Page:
Skates like the wind

He’s fast and he’s quick

and now he’s ‘Ice-K’

By Ben Pherson

Minnesota Ice Hawks coach Nick Fatis believes junior hockey coaches across the country made a huge mistake regarding Issei Kashima.


But boy is he glad they did.

If those coaches had seen what Fatis sees in Kashima, the speedy skater certainly would not be wearing an Ice Hawks sweater this season.

"I think he’s got Division I talent and Division I tools," Fatis said of Kashima. "These junior coaches look at him and think he’s too small. Well, whatever. He’s skating against bigger guys and holding his own against bigger guys, so I don’t buy it."

Kashima is a rarity — in more ways than one — among junior hockey players.

He skates like the wind, as fast as any top-end player in the North American Hockey League, Fatis said. "His speed is mesmerizing."

While Kashima’s speed sets him apart, his cultural background also is rare. Kashima, who his Ice Hawks teammates have affectionately dubbed "Ice-K," is of Japanese decent. Though he was born in Chicago, his parents — Yoko and Michihiro — were born in different regions of Japan.

Kashima’s mother, Yoko, came to the United States when she was 18. Kashima’s father, Michihiro, attended college in Arizona and later moved to Chicago, where he met Yoko.

The family moved to North Carolina shortly after Kashima’s birth.


At age 10, Kashima started playing roller hockey. And at 13, he played ice hockey for the first time.

"I was a late starter," Kashima said. "My dad taught me all the little things about hockey I needed to know. I definitely got my work ethic from him."

Hockey isn’t exactly a big-time sport in North Carolina, which meant training and playing opportunities were scarce for Kashima.

So at age 14, Kashima left his family for a prep school in Canada.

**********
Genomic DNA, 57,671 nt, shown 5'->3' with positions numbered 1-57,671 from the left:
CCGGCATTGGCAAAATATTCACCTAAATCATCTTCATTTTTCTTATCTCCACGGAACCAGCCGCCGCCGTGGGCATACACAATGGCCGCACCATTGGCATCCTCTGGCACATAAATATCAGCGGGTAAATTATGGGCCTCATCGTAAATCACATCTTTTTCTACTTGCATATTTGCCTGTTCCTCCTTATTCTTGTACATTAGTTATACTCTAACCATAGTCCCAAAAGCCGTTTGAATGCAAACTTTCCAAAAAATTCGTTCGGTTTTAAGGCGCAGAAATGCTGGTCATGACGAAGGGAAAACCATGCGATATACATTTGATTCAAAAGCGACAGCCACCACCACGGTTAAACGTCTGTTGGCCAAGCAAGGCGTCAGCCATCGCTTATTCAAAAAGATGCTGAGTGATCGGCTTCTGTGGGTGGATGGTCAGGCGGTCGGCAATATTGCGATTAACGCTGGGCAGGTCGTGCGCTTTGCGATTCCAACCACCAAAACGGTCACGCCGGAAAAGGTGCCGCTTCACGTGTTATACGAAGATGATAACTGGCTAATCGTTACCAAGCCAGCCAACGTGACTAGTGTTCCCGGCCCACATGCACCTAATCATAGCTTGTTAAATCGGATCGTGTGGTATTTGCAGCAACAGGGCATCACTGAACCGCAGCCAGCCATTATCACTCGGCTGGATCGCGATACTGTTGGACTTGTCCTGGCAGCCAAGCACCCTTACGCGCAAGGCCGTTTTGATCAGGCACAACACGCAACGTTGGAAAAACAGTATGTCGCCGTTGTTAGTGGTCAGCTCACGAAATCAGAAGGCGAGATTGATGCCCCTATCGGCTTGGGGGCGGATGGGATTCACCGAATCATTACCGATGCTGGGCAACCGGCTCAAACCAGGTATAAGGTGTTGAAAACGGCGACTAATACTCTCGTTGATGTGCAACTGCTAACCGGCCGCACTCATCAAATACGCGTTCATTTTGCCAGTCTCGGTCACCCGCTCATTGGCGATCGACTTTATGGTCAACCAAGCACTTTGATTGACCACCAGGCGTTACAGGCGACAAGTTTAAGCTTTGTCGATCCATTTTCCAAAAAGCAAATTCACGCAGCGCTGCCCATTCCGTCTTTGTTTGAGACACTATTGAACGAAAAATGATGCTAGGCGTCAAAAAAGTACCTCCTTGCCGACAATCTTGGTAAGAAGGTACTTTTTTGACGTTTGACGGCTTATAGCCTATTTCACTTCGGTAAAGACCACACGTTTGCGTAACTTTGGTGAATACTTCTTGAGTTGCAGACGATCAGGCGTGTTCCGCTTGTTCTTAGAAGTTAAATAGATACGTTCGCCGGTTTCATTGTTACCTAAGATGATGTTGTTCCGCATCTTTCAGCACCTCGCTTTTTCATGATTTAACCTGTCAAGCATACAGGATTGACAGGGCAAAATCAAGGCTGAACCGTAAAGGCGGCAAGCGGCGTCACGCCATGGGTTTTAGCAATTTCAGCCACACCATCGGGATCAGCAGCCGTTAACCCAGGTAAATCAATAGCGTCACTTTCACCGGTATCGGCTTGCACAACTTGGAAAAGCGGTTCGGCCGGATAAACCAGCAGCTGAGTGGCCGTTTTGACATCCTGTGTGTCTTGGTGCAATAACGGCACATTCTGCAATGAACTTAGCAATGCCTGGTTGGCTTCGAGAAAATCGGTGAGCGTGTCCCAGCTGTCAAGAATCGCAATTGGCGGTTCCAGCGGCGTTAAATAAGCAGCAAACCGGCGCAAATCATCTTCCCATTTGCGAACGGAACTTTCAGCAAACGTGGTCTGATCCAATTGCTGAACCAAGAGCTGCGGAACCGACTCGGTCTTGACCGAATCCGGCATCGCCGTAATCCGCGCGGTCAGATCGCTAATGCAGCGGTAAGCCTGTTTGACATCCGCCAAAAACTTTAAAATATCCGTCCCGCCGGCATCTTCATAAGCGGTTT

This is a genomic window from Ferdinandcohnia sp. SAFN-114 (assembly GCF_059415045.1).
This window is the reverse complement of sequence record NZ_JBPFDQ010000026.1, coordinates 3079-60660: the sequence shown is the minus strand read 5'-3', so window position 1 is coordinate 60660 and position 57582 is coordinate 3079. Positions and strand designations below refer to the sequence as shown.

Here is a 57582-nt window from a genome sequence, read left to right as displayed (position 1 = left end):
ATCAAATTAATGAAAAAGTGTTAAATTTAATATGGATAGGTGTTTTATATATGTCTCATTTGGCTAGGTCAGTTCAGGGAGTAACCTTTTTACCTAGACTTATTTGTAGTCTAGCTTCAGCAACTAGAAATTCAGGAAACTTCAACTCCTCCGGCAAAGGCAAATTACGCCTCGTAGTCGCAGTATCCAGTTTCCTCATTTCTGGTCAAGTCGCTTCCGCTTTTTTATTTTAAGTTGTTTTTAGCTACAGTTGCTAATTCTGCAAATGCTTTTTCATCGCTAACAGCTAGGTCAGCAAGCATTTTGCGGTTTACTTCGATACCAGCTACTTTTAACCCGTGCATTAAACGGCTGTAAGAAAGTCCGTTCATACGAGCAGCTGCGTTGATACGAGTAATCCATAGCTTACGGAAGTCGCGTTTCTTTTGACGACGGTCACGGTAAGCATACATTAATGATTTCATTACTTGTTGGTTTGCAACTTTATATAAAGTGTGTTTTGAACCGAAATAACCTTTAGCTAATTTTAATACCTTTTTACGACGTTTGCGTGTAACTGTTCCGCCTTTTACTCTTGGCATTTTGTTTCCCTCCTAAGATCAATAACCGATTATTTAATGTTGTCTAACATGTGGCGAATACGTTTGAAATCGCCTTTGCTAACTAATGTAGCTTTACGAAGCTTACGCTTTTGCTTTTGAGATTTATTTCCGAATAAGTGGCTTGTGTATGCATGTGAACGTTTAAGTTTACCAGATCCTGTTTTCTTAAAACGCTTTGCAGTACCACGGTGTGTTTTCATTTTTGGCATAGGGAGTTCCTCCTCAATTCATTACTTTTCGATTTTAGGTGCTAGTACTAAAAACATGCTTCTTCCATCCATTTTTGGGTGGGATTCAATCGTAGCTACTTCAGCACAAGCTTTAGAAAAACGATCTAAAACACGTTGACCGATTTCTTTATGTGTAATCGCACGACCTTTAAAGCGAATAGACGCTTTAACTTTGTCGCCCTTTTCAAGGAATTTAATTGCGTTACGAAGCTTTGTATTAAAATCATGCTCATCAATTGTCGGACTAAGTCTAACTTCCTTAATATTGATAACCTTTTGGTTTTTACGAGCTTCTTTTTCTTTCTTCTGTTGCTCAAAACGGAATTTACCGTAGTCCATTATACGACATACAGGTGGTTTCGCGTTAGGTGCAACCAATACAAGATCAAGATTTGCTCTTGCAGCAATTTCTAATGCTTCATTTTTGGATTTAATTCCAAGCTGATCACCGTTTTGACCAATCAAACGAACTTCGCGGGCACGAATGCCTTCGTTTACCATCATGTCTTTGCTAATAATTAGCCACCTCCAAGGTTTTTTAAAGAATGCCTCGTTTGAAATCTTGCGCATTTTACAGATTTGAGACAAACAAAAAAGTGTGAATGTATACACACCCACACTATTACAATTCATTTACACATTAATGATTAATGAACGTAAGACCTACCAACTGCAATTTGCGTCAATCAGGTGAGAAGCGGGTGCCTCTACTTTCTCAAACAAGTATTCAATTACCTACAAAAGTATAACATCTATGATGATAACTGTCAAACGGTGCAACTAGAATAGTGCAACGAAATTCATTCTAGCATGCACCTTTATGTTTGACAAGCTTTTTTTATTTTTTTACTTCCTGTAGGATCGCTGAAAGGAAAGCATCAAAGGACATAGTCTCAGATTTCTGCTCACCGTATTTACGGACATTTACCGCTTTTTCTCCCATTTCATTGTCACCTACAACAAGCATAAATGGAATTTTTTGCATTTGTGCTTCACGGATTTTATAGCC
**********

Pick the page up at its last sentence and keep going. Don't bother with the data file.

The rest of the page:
"It wasn’t easy, leaving my family when I was that young. But it teaches you a lot of things," Kashima said.

He spent three years at the prep school before joining a Junior B hockey team in New Jersey. Since then, he’s bounced around with several junior hockey teams in Canada and on the East Coast, including the Northern Massachusetts Cyclones. Ice Hawks fans will remember the Cyclones as the team that eliminated them from the national tournament last season.

Over the last six weeks, Kashima has tried out for two NAHL teams, two teams in the Eastern Junior Hockey League and again with the Cyclones.

They all told him the same thing — he’s too small.


"My size hurts, and my age," said Kashima, who is 5-foot-7 and 155 pounds. He has a 1988 birth date, which means he’s in his final year of junior hockey. "They see I’m an ’88, and they don’t think there’s potential there. Nobody really believed in me."

Kashima said that’s the biggest difference about skating with the Ice Hawks — he has coaches and teammates who have faith in him.

"Last year with the Cyclones, I came in and I was one of the top players," Kashima said. "Then I went through a slump, and the coach basically never gave me another chance.

"Here, the coach believes in me. He believes in the Ice Hawks."

For the next few months, Kashima will work to polish his hockey skills in hopes of landing a spot on a Division I hockey team. He believes he must become a more physical player for that to happen, especially because of his size.

But there’s little doubt in Fatis’ mind that Kashima can play at the next level.

"I think the thing that sticks out about Ice-K, aside from his speed, is his work ethic," Fatis said. "He’s got some natural talent, but most of what he’s done is through sheer determination and hard work."

When asked about that hard work and resolve, Kashima’s face lit up.

"My dad, he’s always been there for me, and he’s shown me how to work hard," Kashima said. "My mom and my dad have done a lot for me, and I couldn’t be more thankful."

Pages D6, D7:Ice Hawks season preview

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